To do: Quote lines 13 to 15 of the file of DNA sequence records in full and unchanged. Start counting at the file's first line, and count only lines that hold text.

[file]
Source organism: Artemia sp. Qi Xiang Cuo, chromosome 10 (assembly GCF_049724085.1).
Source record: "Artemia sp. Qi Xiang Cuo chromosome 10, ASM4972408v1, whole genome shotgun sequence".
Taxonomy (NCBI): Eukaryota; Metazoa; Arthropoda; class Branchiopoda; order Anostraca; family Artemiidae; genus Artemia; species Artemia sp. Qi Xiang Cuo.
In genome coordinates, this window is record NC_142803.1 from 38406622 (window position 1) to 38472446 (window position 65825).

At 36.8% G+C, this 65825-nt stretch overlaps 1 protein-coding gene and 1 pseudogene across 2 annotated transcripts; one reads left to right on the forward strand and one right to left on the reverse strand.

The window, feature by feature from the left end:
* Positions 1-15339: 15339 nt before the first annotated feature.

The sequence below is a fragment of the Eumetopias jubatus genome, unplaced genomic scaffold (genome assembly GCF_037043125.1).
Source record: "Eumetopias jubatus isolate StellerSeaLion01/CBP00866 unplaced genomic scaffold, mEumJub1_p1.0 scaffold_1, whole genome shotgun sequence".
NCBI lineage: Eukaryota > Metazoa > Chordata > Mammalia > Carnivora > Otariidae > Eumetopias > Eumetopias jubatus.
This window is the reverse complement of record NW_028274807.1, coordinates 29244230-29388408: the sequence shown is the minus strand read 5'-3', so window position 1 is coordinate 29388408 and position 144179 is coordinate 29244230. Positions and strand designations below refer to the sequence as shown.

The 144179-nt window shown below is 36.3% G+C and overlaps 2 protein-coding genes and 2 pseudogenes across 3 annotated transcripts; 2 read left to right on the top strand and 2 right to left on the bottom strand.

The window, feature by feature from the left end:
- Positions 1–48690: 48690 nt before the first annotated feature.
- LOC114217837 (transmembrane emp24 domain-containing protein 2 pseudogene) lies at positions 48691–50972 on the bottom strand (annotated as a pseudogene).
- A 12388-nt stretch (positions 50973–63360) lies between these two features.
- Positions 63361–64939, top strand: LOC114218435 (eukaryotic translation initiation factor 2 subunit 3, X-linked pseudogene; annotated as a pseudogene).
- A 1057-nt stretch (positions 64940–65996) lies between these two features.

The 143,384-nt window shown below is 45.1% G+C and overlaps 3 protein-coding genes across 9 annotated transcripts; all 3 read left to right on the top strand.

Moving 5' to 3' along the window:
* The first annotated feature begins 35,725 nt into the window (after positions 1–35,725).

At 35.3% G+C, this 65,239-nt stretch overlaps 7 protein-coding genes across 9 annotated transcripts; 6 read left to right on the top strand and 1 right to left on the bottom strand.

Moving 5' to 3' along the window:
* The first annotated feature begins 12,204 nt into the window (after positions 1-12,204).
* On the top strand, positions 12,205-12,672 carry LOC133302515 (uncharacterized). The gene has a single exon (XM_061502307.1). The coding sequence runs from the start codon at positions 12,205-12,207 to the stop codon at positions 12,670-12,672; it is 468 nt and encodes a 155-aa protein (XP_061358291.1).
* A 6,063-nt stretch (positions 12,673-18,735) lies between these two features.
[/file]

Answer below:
The window, feature by feature from the left end:
- Positions 1–48690: 48690 nt before the first annotated feature.
- LOC114217837 (transmembrane emp24 domain-containing protein 2 pseudogene) lies at positions 48691–50972 on the bottom strand (annotated as a pseudogene).